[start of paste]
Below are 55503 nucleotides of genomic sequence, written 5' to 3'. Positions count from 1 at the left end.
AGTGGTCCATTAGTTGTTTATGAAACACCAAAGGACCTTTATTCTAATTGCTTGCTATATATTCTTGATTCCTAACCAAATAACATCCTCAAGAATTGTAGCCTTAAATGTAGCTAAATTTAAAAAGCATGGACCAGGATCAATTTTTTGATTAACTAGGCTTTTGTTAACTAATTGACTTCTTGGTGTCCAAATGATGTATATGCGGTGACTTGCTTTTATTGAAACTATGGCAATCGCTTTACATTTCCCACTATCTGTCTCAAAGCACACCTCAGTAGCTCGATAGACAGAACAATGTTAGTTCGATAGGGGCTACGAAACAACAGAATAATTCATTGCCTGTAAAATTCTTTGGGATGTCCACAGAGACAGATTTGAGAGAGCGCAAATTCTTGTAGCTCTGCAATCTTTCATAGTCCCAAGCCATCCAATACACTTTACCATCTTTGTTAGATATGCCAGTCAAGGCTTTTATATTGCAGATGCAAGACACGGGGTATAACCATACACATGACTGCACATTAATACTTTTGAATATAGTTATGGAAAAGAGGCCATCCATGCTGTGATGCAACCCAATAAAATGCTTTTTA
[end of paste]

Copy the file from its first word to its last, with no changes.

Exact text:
Below are 55503 nucleotides of genomic sequence, written 5' to 3'. Positions count from 1 at the left end.
AGTGGTCCATTAGTTGTTTATGAAACACCAAAGGACCTTTATTCTAATTGCTTGCTATATATTCTTGATTCCTAACCAAATAACATCCTCAAGAATTGTAGCCTTAAATGTAGCTAAATTTAAAAAGCATGGACCAGGATCAATTTTTTGATTAACTAGGCTTTTGTTAACTAATTGACTTCTTGGTGTCCAAATGATGTATATGCGGTGACTTGCTTTTATTGAAACTATGGCAATCGCTTTACATTTCCCACTATCTGTCTCAAAGCACACCTCAGTAGCTCGATAGACAGAACAATGTTAGTTCGATAGGGGCTACGAAACAACAGAATAATTCATTGCCTGTAAAATTCTTTGGGATGTCCACAGAGACAGATTTGAGAGAGCGCAAATTCTTGTAGCTCTGCAATCTTTCATAGTCCCAAGCCATCCAATACACTTTACCATCTTTGTTAGATATGCCAGTCAAGGCTTTTATATTGCAGATGCAAGACACGGGGTATAACCATACACATGACTGCACATTAATACTTTTGAATATAGTTATGGAAAAGAGGCCATCCATGCTGTGATGCAACCCAATAAAATGCTTTTTA